Laal Kaptaan Movie Review: Saif Ali Khan Hunts Desperately for a Better Film
In 'Laal Kaptaan', Saif Ali Khan's performance suffers for want of a tighter script. Read our full review of the latest Bollywood film below.
Image: a still from 'Laal Kaptaan'/Instagram
Cast: Saif Ali Khan, Amir Bashir, Zoya Hussain, Sonakshi Sinha, Deepak Dobriyal
Director: Navdeep Singh
Laal Kaptaan, is an ambitious story about deceit and valour. The film takes a quick visit back in history to the times when East India Company was making rapid strides in India, buying allies and bullying foes –Mughals, Rohillas, Marathas- to establish complete control over India. It really is a great story by director Navdeep Singh and Deepak Venkatesh. Unfortunately by the time the story moves from the storyboard onto film it gets lost in translation.
Based sometime after the Battle of Buxar that took place in October 1764, we see a strange, apparition addressed as Gosain, a Naga sadhu (Saif Ali Khan) taking on enemies and demolishing them. Through the early killings, it is established that Gosain is a mercenary and soon we find him cut across the arid landscape of Bundelkhand chasing a Pathan warlord Rehmat Khan (Manav Vij). The warlord, besides his loyal general (Amir Bashir) is accompanied by his Begum (Simone Singh) a child and a widowed concubine (Zoya Hussain). As the layers around Gosain and his mysterious adventures begin to peel off, we get to know the genesis of his vendetta story better.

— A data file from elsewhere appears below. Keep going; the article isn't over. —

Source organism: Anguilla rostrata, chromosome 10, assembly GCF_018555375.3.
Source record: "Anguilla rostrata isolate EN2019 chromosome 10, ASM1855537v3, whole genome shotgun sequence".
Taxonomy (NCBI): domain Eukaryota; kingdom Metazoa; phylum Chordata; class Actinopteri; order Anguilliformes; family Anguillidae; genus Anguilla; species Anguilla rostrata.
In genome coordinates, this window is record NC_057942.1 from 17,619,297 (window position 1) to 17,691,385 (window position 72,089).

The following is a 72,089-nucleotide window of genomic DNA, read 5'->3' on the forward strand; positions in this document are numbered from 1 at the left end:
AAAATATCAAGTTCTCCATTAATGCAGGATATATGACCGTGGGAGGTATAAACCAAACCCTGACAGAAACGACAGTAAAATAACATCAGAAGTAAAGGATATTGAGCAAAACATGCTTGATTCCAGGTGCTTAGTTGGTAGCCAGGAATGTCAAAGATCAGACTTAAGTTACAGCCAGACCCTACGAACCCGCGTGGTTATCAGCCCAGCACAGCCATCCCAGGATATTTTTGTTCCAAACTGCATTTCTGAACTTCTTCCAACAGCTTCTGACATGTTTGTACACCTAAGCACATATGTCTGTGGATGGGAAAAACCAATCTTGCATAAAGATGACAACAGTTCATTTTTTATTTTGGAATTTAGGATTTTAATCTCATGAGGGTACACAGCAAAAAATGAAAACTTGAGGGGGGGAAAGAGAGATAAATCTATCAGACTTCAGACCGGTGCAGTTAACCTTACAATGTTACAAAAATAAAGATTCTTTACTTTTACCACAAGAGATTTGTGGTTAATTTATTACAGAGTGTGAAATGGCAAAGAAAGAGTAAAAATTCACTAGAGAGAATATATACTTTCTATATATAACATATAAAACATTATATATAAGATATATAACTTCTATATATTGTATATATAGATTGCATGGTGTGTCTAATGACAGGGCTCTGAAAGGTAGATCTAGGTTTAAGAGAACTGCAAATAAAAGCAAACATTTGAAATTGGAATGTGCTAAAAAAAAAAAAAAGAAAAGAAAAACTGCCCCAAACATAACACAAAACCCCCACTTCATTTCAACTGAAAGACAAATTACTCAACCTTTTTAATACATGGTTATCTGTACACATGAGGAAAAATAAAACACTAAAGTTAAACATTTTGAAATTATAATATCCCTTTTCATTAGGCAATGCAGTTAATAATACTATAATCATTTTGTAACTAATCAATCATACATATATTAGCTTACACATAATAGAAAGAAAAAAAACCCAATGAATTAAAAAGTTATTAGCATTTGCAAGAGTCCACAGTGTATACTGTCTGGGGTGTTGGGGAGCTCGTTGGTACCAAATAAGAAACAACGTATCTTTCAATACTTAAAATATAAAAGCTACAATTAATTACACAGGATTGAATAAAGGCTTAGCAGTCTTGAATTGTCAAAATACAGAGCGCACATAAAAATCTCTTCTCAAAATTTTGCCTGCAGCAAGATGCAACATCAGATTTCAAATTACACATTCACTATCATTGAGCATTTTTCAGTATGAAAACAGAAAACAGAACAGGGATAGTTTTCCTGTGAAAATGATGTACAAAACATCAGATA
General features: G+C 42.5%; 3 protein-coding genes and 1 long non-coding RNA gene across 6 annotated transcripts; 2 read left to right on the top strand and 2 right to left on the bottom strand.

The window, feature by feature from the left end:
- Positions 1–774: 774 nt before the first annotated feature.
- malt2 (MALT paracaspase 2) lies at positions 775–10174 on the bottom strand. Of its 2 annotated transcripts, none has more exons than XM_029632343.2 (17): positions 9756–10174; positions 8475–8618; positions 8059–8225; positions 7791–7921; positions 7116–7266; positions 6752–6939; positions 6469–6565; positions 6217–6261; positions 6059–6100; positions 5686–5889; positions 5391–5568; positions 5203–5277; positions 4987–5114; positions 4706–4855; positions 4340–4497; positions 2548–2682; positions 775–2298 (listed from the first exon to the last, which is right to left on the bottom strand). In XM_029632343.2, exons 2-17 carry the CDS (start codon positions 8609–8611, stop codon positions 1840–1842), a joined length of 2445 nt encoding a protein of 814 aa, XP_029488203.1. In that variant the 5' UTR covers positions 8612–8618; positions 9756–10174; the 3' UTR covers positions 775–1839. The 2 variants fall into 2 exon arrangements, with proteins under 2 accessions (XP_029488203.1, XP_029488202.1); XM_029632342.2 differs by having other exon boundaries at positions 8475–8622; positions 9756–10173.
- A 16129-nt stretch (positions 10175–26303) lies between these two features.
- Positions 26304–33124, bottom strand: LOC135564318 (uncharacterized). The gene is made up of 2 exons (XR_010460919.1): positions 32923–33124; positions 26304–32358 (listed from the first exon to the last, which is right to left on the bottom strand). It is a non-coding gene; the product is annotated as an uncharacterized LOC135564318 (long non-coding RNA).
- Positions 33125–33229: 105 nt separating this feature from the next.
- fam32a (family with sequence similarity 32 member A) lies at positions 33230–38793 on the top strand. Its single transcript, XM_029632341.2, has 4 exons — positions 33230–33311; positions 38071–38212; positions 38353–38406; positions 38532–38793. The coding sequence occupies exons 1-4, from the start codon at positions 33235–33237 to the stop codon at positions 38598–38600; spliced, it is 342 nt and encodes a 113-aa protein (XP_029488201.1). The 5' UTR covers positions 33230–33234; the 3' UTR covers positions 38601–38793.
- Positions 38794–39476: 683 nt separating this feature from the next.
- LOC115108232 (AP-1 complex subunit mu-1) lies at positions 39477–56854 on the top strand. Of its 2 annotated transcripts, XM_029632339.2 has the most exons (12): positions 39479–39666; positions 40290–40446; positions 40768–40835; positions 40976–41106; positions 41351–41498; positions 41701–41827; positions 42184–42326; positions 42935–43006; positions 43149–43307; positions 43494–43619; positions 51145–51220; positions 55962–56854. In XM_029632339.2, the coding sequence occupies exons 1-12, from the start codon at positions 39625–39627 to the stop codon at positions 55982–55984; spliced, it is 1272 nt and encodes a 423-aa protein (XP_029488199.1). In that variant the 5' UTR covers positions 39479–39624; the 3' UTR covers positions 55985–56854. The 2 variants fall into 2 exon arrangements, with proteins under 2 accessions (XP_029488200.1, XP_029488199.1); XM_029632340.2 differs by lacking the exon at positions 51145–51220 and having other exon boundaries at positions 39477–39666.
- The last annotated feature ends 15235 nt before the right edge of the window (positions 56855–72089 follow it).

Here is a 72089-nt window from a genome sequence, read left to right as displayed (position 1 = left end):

Navdeep Singh, who's partial to a darker palette of stories creates an exotic, spaghetti-western meets Daku film landscape aided by Maxima Basu’s distinctive Cowboy meets Pirates costumes. But otherwise, technically, the film is on sound ground with Shankar Ramen’s deft cinematography exquisitely capturing the beauty of barren landscapes.
Saif Ali Khan, who has a yen for quirky themes and characters—remember his Russian avatar in Go Goa Gone or even Langda Tyagi in Omkara—gives you another dark riveting and brooding character. This time though Khan's performance suffers for want of a tighter script. Unfortunately, all the support characters who could have bolstered his performance are underwritten and one note for the most part. Although Deepak Dobriyal as the tracker and Madan Deodhar as a Maratha chieftain do provide comic relief, there’s little they can do to help the script along. Manav Vij and Amir Bashir, the forces of antagonism, are reduced to a whimper and criminally wasted. The women—Simone Singh as Begum and Zoya Hussain, the widow, have a hint of feistiness but the screenplay allows them very little room to perform.
Even though Singh keeps away from the sentimentality common to Hindi cinema, Laal Kaptaan lacks pace and certain scenes feel unbearably long. Dialogues, so essential for a historical thriller like this one, falter and flail in critical scenes, puncturing the impact of a unique story. As far as Hindi films go, Laal Kaptaan treads a path less trodden, but it meanders and spectacularly loses steam. It should have cut to the chase, literally and figuratively, but instead, it becomes an unbearably long and pointless pursuit.
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